US20090216846A1 - Method and apparatus for performing session info query for user plane location - Google Patents

Method and apparatus for performing session info query for user plane location Download PDF

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US20090216846A1
US20090216846A1 US12263225 US26322508A US2009216846A1 US 20090216846 A1 US20090216846 A1 US 20090216846A1 US 12263225 US12263225 US 12263225 US 26322508 A US26322508 A US 26322508A US 2009216846 A1 US2009216846 A1 US 2009216846A1
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location
session
information
terminal
message
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US8626926B2 (en )
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Kirk Allan Burroughs
Stephen W. Edge
Ie-Hong Lin
Andreas K. Wachter
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Qualcomm Inc
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Qualcomm Inc
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    • HELECTRICITY
    • H04ELECTRIC COMMUNICATION TECHNIQUE
    • H04WWIRELESS COMMUNICATIONS NETWORKS
    • H04W4/00Services specially adapted for wireless communication networks; Facilities therefor
    • H04W4/02Services making use of location information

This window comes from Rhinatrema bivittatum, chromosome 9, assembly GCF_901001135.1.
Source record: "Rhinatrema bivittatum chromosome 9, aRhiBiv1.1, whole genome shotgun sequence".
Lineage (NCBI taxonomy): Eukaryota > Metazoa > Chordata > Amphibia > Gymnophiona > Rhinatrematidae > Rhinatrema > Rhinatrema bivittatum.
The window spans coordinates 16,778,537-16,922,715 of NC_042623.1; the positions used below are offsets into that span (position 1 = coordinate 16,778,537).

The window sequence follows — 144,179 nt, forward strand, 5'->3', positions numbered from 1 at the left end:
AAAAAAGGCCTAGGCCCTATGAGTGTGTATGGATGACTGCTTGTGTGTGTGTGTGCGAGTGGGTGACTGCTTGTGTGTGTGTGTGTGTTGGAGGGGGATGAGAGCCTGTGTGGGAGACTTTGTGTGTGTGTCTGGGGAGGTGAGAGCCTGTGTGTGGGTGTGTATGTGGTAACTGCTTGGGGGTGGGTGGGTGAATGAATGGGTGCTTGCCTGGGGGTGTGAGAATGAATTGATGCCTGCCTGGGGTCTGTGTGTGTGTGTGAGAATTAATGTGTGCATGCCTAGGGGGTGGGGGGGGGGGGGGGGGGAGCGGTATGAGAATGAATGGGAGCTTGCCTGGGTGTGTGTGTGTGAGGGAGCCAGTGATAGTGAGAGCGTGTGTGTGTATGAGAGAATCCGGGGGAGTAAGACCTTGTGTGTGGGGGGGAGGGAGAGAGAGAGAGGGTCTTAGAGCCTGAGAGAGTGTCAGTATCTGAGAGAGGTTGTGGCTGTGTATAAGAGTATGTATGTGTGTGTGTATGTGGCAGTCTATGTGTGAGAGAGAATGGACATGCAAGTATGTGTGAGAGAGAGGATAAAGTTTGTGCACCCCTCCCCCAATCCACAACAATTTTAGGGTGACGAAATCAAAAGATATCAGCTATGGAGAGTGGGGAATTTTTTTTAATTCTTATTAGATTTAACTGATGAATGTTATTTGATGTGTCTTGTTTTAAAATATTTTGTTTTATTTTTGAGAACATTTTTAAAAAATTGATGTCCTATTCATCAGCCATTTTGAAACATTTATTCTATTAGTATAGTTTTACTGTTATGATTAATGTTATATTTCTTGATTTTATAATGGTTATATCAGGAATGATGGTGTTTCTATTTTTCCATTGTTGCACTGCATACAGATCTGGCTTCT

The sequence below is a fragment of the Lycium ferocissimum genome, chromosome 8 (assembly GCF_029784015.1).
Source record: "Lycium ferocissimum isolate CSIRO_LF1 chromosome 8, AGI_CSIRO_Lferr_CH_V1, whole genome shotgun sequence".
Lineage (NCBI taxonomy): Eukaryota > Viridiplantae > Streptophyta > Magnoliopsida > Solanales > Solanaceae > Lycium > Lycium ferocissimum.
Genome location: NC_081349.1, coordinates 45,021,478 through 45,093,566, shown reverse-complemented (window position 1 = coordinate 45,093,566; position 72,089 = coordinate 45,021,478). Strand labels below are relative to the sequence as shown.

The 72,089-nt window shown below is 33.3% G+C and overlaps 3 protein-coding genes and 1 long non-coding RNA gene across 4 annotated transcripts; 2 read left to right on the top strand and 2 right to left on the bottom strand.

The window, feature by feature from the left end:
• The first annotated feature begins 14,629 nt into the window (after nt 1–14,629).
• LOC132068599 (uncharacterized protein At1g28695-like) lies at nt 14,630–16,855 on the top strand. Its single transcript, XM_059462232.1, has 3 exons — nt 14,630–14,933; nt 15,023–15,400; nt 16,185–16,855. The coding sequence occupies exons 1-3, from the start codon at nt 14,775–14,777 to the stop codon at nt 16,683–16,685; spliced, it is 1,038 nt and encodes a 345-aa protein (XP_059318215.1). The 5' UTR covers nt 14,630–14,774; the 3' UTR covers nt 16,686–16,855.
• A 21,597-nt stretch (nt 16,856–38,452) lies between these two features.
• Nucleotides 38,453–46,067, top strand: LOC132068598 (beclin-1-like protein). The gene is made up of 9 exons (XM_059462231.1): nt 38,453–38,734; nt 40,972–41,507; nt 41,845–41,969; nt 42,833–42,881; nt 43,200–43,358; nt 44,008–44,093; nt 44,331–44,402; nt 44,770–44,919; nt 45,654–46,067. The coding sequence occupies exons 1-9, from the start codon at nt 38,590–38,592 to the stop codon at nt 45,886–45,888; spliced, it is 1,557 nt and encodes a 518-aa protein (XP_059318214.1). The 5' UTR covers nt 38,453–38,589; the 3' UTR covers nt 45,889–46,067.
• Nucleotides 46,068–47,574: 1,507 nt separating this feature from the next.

• GPHYSICS
    • G06COMPUTING; CALCULATING; COUNTING
    • G06FELECTRIC DIGITAL DATA PROCESSING
    • G06F17/00Digital computing or data processing equipment or methods, specially adapted for specific functions
    • G06F17/30Information retrieval; Database structures therefor ; File system structures therefor
    • G06F17/30943Information retrieval; Database structures therefor ; File system structures therefor details of database functions independent of the retrieved data type
    • G06F17/30964Querying
    • G06F17/30991Presentation or visualization of query results
    • HELECTRICITY
    • H04ELECTRIC COMMUNICATION TECHNIQUE
    • H04LTRANSMISSION OF DIGITAL INFORMATION, e.g. TELEGRAPHIC COMMUNICATION
    • H04L67/00Network-specific arrangements or communication protocols supporting networked applications
    • H04L67/14Network-specific arrangements or communication protocols supporting networked applications for session management
    • HELECTRICITY
    • H04ELECTRIC COMMUNICATION TECHNIQUE
    • H04LTRANSMISSION OF DIGITAL INFORMATION, e.g. TELEGRAPHIC COMMUNICATION
    • H04L67/00Network-specific arrangements or communication protocols supporting networked applications